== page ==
This paper was written as a synthesis to the course Philosophy of the Human Person I & II under Dr. Manuel Dy, Jr. This paper expresses the belief that God exists, and human actions try to approximate this experience of God (who philosophy names as the Absolute). This paper received an A under Dr. Dy.
The root of the absurdity of existence as claimed by Jean-Paul Sartre is the supposed absence of an Absolute beyond fellowman. This Absolute is longed for as it can guarantee human fulfillment, thus giving meaning to life. This Absolute is not only a product of frustrated human desires, but this Absolute does not exist empirically, as a chair or a table does. As “exist” is human existence, and human existence is relatedness, the dialectic bond between I and the other in relation to the I, the question asked of me is “How real the Absolute is to me?” I believe that as embodied spirits, human beings are free to express an approximation of the Absolute in each and every finite action.
As an embodied spirit, my body opens me up to a world. Because of my body, I am a being-in-the-world-with-others, characterized by facticity-transcendence. As a human being, I begin my existence as an ego having freedom. This is my facticity. But I am free to transcend my egoism and thus, grow to being a person. This movement towards being a person is directed by the fundamental option (vertical freedom) of love (as opposed to egoism) and every choice we freely make constitutes our stepping stones towards this goal of being a person, and as a result, we have a foretaste of the Absolute.
As an embodied spirit, I can let others experience joy and goodness through my actions and words which embody the appeal of myself. Also, as an embodied spirit and as sociality, I can experience joy and goodness through others’ actions which embody the appeal of themselves. However, these are not permanent. They demand to be so but time takes these away from me because I am temporality. All that I experience is this foretaste of the Absolute and all that is left are the memories which serve as the irreflechi which nourish my reflections.
The insights of me as an embodied subjectivity, temporality and sociality can be seen in the notion of work, as an embodiment of love and as one approximation of the Absolute. As homo faber, I share in the creative power of the Absolute. In fact, I am able to wrest a surplus from nature every time I work. This work of mine becomes a part of culture as my activity aims at myself to express myself, to embody my spirituality and my love, and to communicate myself. Moreover, the result is a sign which not only speaks of my existence but also points to the Absolute. This foretaste of mine of the Absolute is expressed through the product which shares both myself and my experience of this Absolute to the entire community.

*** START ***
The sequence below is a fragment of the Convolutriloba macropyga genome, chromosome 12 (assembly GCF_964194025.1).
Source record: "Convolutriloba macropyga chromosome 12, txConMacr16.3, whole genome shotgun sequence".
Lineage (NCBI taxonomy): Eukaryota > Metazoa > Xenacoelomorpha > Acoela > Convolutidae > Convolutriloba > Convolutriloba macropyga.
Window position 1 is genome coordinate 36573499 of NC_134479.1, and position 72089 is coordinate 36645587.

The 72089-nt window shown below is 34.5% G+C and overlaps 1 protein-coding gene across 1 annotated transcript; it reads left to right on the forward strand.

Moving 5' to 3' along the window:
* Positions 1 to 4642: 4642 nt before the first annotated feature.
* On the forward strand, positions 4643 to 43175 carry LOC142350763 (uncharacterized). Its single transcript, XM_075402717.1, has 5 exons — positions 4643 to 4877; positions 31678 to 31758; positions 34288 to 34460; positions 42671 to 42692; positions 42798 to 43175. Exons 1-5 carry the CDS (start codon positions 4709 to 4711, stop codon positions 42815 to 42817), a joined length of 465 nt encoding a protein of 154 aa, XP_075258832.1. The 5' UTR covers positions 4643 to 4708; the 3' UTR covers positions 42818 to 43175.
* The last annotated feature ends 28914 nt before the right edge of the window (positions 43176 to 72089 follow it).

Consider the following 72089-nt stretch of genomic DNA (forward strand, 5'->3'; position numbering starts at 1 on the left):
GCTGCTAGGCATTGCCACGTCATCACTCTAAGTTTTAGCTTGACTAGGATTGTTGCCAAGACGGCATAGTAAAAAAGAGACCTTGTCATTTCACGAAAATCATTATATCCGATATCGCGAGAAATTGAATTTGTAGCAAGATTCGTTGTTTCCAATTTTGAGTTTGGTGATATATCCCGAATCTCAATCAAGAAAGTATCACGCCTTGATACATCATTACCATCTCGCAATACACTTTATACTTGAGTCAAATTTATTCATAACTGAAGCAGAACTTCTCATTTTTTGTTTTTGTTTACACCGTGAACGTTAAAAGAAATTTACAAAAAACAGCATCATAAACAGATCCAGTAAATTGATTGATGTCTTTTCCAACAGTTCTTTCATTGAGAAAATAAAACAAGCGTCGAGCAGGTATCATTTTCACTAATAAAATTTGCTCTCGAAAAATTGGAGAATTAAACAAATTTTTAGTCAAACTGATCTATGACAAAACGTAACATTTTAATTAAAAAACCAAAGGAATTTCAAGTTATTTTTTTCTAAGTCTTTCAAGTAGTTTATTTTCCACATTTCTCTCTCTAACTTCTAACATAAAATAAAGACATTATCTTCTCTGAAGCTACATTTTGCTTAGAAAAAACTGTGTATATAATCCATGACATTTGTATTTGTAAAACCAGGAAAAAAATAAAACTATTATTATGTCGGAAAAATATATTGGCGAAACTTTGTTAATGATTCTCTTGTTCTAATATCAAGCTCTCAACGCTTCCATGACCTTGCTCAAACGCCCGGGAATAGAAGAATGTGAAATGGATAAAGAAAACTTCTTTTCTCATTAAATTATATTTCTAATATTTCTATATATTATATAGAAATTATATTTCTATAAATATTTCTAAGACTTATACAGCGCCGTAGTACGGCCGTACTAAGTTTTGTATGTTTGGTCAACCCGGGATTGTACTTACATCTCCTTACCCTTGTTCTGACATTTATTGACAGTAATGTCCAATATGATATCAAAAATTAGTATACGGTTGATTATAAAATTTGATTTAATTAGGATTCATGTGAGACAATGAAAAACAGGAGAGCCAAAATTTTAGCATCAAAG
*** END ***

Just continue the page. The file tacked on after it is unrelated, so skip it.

Another finite action that better approximates the Absolute is love. Although my love for finite thou’s is never satisfactory because I can disappoint or be disappointed, I can hurt or be hurt, I can misunderstand another or be misunderstood. But the power of being able to forgive those who have hurt me and to begin all over again, to be ready to commit to marriage and family life despite of all its possible shortcomings, to bond together with people (I might not even know) through civil society and fight for justice shows the power of love and thus approaches the unconditionality of the love of the Absolute which can ultimately fulfill all human longing. Moreover, this manifests my belief in the Absolute who will fulfill all these commitments.
As I move towards being a person, I realize that all my actions are only asymptomatic to the Absolute. Furthermore, I realize that I will only be fully human in death. My death is certain and in this indefinite certainty, I realize two things. First, I am liberated to move towards the person I want to be. I am called to live each day as if it were the last day of my life. Secondly, death is my test of love, my final option. My response to it reveals my limitation to the flesh or my leap to the beyond. My response reveals the depth of my faith in the Absolute whose love I have experienced in foretastes while alive. As Kierkegaard says, faith is a paradox, a “leap into the dark”. In this case, death is my final test of whether I will take the leap, of whether I trust that in this total darkness, there really is the Absolute who I love and who loves me, or if I will allow this total darkness to engulf me in my egoism. Thus, death is my final option.
As a being on the way to that fulfillment, hope keeps me human. Faith allows me to experience the present commitment in love as a foretaste of the Absolute, embodied in human actions, rehearsals for the final option. Moreover, faith is seeing this present commitment in love as bearing a fulfillment in the Absolute. Being lumen naturale (which every human person as subjectivity, as existent is), my actions can only reveal a small bit of the Absolute and I can only grasp from the actions of others, a small bit of the Absolute.
For human others are “ciphers” in which the mystery of the Absolute is written, but it is in the finite actions and words of human beings that the Absolute is continually revealed in the history of human person. And to choose to become human is to participate in the never-ending revelation of the Absolute’s love that embraces all humanity unconditionally.